Why is gas so much more expensive in certain parts of the country? One of the reasons is variance in gas taxes charged by states.
Drivers in places like Illinois and California pay more than 80 cents per gallon in gas taxes and fees, while residents of other states pay less than 30 cents per gallon, according to data from the U.S. Energy Information Administration (EIA).
The large differences in state gas taxes help explain how drivers in Southern states might pay $3 for a gallon of gas, for example, at the same time as someone in California pays closer to $5. (Aside from taxes, there are other factors that affect gas prices around the country, like proximity to refineries, weather and operating costs.)
The map below shows how gas taxes in your state stack up to averages in other locations. The numbers below include the 2023 federal gas tax of 18.3 cents per gallon.
Why are gas prices so high?
State taxes are one of the elements that contribute to high gas prices in the U.S., and they also factor into the startling gaps in prices between states.
The biggest determinant of gas prices is globally priced crude oil, but costs for refining and distribution also affect gas prices and can vary by state and by season. Crude oil represents about 50% of what drivers pay for gasoline.
Gas stations set prices based on the acquisition costs from oil companies. Stations are usually owned by independent retailers, and they contract with big corporations like Shell and ExxonMobil for brand licensing and fuel supply.
Gas prices can be higher in expensive cities where owners take a higher cut because stations are more expensive to operate.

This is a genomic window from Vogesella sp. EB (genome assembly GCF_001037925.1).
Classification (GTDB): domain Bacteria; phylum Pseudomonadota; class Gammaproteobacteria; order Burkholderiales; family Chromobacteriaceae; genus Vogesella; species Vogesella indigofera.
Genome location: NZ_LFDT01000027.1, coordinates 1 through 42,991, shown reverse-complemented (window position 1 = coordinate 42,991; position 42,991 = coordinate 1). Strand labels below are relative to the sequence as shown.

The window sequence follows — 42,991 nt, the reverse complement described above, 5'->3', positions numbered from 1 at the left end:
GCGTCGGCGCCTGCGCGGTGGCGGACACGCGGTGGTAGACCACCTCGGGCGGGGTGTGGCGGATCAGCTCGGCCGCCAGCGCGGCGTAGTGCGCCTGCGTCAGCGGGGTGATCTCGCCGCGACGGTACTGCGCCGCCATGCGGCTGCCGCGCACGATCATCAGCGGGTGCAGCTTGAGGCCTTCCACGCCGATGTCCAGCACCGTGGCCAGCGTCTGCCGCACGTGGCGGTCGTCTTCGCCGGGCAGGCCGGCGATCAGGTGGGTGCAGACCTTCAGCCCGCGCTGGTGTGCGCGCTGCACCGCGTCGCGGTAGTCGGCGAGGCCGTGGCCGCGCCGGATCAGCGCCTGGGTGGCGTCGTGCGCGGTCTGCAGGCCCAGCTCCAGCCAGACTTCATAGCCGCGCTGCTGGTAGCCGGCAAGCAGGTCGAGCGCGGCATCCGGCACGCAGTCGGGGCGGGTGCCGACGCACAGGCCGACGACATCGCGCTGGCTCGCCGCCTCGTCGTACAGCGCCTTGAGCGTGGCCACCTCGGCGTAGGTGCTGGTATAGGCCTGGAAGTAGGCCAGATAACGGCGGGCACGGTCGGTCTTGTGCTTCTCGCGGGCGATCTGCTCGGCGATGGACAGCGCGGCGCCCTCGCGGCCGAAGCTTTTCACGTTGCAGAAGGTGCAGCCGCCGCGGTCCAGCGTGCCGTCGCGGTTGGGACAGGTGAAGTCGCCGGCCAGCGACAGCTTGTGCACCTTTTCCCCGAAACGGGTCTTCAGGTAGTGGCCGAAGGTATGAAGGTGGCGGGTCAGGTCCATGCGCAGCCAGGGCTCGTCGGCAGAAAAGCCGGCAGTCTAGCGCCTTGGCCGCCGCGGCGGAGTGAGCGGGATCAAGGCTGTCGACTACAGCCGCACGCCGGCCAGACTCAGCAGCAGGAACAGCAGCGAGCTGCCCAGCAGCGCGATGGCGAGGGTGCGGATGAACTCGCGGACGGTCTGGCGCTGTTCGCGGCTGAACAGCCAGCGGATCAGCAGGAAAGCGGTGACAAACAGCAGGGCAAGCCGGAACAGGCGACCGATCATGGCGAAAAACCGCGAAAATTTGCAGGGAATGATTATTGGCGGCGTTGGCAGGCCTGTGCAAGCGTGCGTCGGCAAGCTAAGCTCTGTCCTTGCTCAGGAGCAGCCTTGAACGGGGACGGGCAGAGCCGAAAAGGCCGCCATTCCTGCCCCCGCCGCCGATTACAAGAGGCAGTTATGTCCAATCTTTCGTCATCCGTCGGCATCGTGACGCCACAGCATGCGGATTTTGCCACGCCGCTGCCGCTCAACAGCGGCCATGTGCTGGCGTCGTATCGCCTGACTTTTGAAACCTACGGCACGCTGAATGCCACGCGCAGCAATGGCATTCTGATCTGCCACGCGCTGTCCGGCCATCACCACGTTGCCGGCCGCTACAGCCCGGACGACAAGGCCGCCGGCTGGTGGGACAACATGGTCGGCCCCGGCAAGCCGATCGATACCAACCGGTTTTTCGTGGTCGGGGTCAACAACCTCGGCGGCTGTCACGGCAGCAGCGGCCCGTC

Supply and demand also factor into gas prices. Prices often rise during times of the year when demand from drivers is high, namely during the summer driving season. And a lack of supply for one reason or another can also push prices higher regionally.
Fuel blends affect gas prices too. Every spring, states gradually transition to a more expensive summer-grade gasoline, which usually can cause prices to spike going into warmer months.
How much are gas taxes?
When you buy a gallon of gas, you're generally paying several taxes with or without realizing it. Those generally include the federal tax, a fixed cent-per-gallon state tax and possibly other other state charges like use taxes, inspection fees and environmental fees, according to the EIA.
They all add up to an average of about 50 cents per gallon nationally, though how much people pay in gas taxes varies widely from state to state.
Especially on the West Coast, where gas prices tend to be highest, drivers may wonder why they’re paying so much more per gallon than people in states like Texas and Louisiana. Taxes are one factor. Refining capacity, state-specific gasoline blends and distribution mechanisms are also relevant.
Politicians like California Gov. Gavin Newsom often blame oil companies for price gouging, but some experts say bad policy and high taxes are more responsible for the sky-high prices.
At least five states (New York, Maryland, Georgia, Florida and Connecticut) suspended certain gas taxes or fees for a period of time in 2022 to give drivers relief amid some of highest gas prices ever last year. Other states like Kentucky and Illinois didn't suspend gas taxes, but they did postpone previously planned tax increases. Now that gas prices have come down, some states are raising gas taxes again.
States with the highest gas taxes
According to the EIA, the 10 states where drivers pay the highest average gas taxes in 2023 are:
- Illinois: 85.8 cents
- California: 83.5 cents
- Pennsylvania: 80.6 cents
- Indiana: 72.3 cents
- Washington: 70.8 cents
- Michigan: 68.6 cents
- Maryland: 61.3 cents
- New Jersey: 59.9 cents
- North Carolina: 59.2 cents
- Ohio: 56.9 cents
States where gas taxes are lowest
The states with the lowest gas taxes are:
- Connecticut: 23.4 cents
- Alaska: 27.4 cents
- Mississippi: 36.8 cents
- Hawaii: 36.9 cents
- New Mexico: 37.3 cents
- Arizona: 37.4 cents
- Oklahoma: 38.4 cents
- Texas: 38.4 cents
- Louisiana: 39.3 cents
- Missouri: 40.9 cents
More from Money: